The Misconception of Materialism in Creating Happy Families


Advertisements have a way of constantly promising better things. In fact, in both subtle and obvious ways, every advertisement promises we will have a better life if we buy whatever they’re selling. Most advertisements these days don’t even tell you about the product. They sell us something else: a better party… more friends… a better body… a cleaner home…

And often, nestled among these promises is this one: a better family.

Just consider how many advertisements show joyful family scenes with the product or experience at the center—the board game, the vacation, the restaurant, even the new car.

“Buy this product, and your family will be happier.”

This messaging subtly suggests to all of us that the path to family happiness and bliss lies in acquiring more. But, from my perspective, this couldn’t be further from the truth.

As I’ve journeyed towards minimalism over the years, I’ve learned that more is rarely the answer. And less solves more problems than we think.

This sentiment rings equally true when thinking about what our families really need from us.

Consider this, when we fall into the trap of believing that our next purchase or vacation will finally bring our family closer together, we are often led away from the very thing they crave and need most: our time, our attention, and our intentionality.

When we fall into the trap of thinking that buying more will bring true happiness and close relationship bonds to our families, we inevitably end up sacrificing precious time and energy. We pursue the money needed for the purchase that we believe will bring our family closer together—often neglecting the everyday moments of connection and growth that naturally occur within our family lives because of it.

Our children, more than anyone else, are keenly aware of this. Despite what they say, what they yearn for isn’t the latest video game, the next grand vacation, or a pool table in the basement.

What they need, first and foremost, is our time, attention, and conversation. They need parents present in their lives. They need to feel the security and stability that comes from a family where parents are not constantly running the race of accumulation, but are present and engaged with their kids (and spouse).

Of course, providing for our families is crucial, and there is value in hard work and ambition. But a problem arises when the pursuit of material possessions and consumerism begins to overshadow the deepest needs of our family.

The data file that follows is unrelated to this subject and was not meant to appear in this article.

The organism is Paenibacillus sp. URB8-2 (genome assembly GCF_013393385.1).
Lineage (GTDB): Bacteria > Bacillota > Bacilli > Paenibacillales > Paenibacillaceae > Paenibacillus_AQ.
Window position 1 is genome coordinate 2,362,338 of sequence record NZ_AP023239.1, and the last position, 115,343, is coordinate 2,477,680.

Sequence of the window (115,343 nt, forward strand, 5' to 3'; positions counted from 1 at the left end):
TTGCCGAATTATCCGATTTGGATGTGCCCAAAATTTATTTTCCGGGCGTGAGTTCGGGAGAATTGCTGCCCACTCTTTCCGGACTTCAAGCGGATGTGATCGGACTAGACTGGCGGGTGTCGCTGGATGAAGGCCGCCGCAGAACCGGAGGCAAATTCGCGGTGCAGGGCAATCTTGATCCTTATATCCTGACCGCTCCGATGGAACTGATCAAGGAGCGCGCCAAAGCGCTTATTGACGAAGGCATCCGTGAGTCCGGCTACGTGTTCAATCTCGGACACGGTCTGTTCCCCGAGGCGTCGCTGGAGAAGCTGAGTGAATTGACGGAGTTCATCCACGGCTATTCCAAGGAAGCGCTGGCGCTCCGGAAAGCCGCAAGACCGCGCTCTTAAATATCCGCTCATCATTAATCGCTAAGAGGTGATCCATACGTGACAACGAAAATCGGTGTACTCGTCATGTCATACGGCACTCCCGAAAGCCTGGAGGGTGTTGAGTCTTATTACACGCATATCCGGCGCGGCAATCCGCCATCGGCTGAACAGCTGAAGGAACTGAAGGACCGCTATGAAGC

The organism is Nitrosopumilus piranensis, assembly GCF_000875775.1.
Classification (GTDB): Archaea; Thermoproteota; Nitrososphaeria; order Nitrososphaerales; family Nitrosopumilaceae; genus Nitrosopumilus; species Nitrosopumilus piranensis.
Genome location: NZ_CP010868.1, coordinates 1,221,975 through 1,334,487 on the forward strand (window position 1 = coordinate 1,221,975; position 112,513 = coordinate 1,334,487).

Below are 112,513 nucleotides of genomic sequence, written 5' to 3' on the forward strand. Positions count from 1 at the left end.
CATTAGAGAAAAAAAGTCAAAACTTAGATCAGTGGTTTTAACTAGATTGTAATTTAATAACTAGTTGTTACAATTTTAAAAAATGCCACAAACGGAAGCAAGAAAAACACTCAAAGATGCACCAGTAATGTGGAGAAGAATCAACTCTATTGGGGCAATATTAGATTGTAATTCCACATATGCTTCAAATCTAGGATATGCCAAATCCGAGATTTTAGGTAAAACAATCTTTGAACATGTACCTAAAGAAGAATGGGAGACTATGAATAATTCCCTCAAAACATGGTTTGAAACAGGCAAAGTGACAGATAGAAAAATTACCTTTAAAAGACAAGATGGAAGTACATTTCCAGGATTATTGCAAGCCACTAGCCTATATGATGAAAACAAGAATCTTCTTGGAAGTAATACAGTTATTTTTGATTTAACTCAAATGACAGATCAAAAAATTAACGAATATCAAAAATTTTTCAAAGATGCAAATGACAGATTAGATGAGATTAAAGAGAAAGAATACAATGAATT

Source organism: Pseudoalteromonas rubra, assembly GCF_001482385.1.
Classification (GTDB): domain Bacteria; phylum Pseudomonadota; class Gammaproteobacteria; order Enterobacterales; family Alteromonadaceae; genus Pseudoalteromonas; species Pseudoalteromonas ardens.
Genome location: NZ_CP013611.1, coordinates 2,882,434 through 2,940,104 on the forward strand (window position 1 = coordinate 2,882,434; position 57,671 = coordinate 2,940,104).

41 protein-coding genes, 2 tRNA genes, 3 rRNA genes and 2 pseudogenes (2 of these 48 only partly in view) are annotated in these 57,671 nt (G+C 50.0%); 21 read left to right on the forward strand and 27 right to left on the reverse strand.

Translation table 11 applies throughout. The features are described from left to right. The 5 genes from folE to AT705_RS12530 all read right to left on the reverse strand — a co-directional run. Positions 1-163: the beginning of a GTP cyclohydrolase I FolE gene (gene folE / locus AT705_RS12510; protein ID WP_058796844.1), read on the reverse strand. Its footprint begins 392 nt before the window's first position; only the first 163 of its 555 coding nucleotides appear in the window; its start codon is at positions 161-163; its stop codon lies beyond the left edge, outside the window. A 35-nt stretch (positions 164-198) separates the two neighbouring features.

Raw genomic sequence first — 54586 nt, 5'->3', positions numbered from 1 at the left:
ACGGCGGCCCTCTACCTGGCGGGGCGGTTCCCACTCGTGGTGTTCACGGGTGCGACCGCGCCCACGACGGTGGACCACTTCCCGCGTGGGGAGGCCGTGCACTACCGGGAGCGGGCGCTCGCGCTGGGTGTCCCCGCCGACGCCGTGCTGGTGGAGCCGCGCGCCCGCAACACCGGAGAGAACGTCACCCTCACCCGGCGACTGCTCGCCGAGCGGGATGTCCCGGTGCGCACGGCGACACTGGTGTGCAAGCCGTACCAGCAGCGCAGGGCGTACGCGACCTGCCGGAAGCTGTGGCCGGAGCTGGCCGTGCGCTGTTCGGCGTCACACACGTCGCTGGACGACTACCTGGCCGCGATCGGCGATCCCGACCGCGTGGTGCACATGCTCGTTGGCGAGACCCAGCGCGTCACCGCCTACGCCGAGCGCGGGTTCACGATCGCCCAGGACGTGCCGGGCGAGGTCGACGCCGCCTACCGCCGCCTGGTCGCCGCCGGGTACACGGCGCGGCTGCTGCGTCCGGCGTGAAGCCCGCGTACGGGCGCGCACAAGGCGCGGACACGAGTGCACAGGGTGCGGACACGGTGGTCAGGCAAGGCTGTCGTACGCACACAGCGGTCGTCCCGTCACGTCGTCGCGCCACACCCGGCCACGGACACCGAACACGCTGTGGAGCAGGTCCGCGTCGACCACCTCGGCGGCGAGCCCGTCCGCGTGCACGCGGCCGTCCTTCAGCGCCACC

But you don’t need to take my word for it, numerous studies have highlighted that what our children need most from us is time and attention. In fact, one study, published just last month, found that “the more time parents spent with children, the higher their children’s well-being will be.” And other research suggests that high consumer debt and the resulting financial stress negatively impact family relationships.

In other words, constantly chasing the next purchase that promises to deliver “the perfect family” may actually be keeping you from it!

We work hard to provide for our families financially.

We must also work hard to provide for their other needs as well. Because more money and more purchases won’t supply all they need.

If our constant desire for the next thing that promises to deliver a happier family is actually pulling us away from our family, it’s time to pause, reflect, and change course.

How do we accomplish this? Well, for one thing, by focusing less energy on what we want to buy next and more on valuing what we already have, we create space for more meaningful connections. We make room for shared experiences, for open conversations, for appreciating the small, everyday moments that, in retrospect, turn out to be the big moments.

As we begin to unburden ourselves from the consumer-driven cycle of seeking more, we’ll find that we have more energy and time to invest in our families.

At the end of the day, our families don’t need more things; they need more of us—our time, our attention, our love, and our presence.

And that’s a promise no product or possession can ever fulfill.

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